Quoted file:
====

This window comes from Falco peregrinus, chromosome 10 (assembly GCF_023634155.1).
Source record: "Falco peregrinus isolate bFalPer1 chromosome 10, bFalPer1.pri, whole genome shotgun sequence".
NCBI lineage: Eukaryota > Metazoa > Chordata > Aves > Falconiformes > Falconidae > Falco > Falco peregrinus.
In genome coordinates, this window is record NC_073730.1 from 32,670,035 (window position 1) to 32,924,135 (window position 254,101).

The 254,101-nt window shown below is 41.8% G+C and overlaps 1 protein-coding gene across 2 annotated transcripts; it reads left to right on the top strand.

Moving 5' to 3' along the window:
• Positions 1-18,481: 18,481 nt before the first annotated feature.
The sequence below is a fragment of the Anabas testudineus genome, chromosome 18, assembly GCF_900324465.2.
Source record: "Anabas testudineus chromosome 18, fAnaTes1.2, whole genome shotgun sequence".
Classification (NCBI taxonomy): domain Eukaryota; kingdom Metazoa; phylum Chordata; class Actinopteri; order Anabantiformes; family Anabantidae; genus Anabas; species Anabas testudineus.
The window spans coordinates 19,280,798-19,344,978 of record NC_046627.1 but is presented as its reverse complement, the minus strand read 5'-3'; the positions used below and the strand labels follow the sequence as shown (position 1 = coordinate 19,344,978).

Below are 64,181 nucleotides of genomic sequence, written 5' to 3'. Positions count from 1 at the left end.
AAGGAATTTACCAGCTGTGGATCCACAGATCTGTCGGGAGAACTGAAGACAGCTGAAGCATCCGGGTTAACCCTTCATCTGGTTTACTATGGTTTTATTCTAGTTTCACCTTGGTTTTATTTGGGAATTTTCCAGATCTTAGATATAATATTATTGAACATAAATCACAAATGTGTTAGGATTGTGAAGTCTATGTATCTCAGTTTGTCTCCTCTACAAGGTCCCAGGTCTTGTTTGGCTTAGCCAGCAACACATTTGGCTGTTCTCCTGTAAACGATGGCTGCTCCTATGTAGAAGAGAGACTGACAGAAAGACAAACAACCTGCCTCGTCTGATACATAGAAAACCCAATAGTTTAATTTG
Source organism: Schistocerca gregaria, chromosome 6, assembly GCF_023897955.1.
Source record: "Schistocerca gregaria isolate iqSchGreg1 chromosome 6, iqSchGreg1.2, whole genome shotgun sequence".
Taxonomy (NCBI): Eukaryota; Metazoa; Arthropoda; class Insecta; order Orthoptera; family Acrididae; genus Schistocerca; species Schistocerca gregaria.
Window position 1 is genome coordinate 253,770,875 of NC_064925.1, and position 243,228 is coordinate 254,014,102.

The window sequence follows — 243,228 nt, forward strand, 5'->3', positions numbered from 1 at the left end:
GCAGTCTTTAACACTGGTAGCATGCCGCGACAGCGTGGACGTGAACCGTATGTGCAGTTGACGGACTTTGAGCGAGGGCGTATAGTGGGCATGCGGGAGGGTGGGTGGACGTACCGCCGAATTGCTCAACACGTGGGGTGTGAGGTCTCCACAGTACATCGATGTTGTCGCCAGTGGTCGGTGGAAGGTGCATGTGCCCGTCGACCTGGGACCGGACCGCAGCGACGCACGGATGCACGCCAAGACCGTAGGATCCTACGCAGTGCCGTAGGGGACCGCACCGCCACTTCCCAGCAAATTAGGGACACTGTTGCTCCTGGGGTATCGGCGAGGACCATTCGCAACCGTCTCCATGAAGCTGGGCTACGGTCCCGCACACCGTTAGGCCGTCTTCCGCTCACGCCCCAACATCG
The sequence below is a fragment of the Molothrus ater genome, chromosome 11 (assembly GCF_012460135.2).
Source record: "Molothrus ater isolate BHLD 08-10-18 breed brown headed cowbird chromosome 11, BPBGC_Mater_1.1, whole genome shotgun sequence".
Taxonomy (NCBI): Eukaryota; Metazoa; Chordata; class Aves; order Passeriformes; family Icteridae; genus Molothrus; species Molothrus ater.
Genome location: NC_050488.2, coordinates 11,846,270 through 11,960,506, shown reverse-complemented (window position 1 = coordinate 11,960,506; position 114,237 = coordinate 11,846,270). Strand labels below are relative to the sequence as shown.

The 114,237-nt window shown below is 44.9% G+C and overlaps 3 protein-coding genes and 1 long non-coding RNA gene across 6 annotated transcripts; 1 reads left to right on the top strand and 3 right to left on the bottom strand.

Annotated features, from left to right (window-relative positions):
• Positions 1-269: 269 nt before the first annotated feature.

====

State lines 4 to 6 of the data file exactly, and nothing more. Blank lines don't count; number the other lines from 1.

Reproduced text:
In genome coordinates, this window is record NC_073730.1 from 32,670,035 (window position 1) to 32,924,135 (window position 254,101).

The 254,101-nt window shown below is 41.8% G+C and overlaps 1 protein-coding gene across 2 annotated transcripts; it reads left to right on the top strand.

Moving 5' to 3' along the window: